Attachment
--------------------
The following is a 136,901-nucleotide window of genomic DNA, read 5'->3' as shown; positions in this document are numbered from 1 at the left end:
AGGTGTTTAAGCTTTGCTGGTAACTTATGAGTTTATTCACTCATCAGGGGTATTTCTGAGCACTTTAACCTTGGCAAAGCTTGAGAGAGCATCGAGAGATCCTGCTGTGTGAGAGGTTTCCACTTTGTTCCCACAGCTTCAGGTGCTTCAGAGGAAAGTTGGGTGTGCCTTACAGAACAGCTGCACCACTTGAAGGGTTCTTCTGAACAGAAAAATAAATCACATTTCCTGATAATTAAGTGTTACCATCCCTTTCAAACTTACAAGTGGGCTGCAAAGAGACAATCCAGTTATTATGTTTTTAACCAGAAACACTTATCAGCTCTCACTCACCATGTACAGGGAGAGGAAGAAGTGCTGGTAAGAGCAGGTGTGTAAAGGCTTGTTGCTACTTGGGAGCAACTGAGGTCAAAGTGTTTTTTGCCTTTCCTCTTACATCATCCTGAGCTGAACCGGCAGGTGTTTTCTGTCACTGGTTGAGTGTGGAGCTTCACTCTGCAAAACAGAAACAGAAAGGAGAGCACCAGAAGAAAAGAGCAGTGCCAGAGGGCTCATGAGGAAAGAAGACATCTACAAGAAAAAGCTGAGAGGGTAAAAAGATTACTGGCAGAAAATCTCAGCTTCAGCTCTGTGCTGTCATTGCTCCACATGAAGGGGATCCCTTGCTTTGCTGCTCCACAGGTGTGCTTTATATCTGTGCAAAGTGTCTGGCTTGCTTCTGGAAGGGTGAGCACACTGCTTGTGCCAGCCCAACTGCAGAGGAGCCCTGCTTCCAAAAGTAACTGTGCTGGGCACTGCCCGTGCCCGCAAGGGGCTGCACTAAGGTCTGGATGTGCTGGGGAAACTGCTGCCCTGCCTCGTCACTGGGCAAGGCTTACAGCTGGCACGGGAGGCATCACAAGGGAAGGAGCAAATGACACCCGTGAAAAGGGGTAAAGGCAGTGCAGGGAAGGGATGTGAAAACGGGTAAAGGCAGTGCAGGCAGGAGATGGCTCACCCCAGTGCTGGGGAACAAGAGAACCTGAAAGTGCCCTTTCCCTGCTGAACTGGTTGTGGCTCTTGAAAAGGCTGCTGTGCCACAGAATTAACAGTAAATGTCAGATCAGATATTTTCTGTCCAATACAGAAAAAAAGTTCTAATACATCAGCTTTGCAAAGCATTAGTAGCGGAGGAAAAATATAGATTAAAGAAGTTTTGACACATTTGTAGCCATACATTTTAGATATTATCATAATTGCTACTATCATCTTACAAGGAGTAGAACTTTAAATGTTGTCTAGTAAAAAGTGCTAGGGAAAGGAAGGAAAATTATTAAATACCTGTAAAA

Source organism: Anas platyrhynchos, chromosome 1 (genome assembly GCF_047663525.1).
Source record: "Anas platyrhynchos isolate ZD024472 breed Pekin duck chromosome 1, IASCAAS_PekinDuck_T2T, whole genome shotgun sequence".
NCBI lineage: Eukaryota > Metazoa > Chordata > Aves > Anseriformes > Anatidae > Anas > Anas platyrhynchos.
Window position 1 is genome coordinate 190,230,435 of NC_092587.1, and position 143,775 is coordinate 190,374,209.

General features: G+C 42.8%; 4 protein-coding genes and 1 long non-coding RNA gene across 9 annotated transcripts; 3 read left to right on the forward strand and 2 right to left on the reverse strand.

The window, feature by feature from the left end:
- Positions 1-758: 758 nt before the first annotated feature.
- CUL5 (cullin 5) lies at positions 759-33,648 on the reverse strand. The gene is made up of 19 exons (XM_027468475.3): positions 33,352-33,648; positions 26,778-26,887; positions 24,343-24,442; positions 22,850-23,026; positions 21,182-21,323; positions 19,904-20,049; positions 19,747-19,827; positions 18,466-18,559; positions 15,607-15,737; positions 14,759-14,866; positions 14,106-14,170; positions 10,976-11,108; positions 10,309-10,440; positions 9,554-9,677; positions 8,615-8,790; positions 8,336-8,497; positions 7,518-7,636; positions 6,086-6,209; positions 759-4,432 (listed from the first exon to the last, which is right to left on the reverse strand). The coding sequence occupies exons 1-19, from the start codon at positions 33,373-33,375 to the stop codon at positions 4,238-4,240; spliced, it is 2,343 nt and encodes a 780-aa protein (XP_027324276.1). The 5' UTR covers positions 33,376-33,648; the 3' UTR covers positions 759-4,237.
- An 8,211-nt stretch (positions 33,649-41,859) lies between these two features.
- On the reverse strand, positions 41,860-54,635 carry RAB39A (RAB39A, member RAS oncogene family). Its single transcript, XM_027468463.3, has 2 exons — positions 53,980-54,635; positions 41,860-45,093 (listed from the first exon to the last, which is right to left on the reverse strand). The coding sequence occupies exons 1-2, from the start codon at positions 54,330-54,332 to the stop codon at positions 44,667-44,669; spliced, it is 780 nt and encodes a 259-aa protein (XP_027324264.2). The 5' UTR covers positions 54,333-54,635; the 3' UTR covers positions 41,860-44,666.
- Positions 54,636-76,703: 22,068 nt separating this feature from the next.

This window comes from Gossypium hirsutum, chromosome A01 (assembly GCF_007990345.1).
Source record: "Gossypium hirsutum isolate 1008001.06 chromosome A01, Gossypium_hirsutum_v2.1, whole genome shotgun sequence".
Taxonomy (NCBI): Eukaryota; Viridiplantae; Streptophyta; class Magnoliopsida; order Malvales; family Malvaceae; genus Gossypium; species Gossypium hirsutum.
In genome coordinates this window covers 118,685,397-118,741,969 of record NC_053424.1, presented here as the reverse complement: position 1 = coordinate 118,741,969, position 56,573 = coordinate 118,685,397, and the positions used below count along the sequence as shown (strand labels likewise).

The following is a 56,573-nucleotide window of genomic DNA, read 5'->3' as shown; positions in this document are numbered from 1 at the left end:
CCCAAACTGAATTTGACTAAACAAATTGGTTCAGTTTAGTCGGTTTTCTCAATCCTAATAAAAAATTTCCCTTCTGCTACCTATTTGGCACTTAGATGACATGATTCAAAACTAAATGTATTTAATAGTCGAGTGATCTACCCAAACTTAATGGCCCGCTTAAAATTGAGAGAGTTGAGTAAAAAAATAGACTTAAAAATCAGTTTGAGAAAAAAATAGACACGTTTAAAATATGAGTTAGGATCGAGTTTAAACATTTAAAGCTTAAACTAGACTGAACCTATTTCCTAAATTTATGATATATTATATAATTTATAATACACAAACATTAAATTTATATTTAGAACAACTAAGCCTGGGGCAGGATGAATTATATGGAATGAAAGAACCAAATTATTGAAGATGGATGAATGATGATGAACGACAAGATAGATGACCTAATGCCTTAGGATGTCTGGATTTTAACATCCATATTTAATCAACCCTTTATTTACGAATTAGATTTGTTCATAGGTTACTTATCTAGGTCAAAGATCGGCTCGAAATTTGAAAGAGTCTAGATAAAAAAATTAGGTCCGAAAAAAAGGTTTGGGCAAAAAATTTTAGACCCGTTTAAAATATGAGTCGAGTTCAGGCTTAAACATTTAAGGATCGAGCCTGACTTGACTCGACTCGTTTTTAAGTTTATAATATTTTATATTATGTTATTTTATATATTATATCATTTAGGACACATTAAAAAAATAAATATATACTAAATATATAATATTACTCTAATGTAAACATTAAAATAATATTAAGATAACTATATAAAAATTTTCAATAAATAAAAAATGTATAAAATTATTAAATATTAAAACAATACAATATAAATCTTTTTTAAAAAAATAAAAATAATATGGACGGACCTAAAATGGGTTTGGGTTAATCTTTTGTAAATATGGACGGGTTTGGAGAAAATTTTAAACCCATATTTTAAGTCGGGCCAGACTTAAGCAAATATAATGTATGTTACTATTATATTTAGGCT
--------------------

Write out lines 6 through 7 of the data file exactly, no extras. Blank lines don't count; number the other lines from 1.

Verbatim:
Window position 1 is genome coordinate 190,230,435 of NC_092587.1, and position 143,775 is coordinate 190,374,209.

General features: G+C 42.8%; 4 protein-coding genes and 1 long non-coding RNA gene across 9 annotated transcripts; 3 read left to right on the forward strand and 2 right to left on the reverse strand.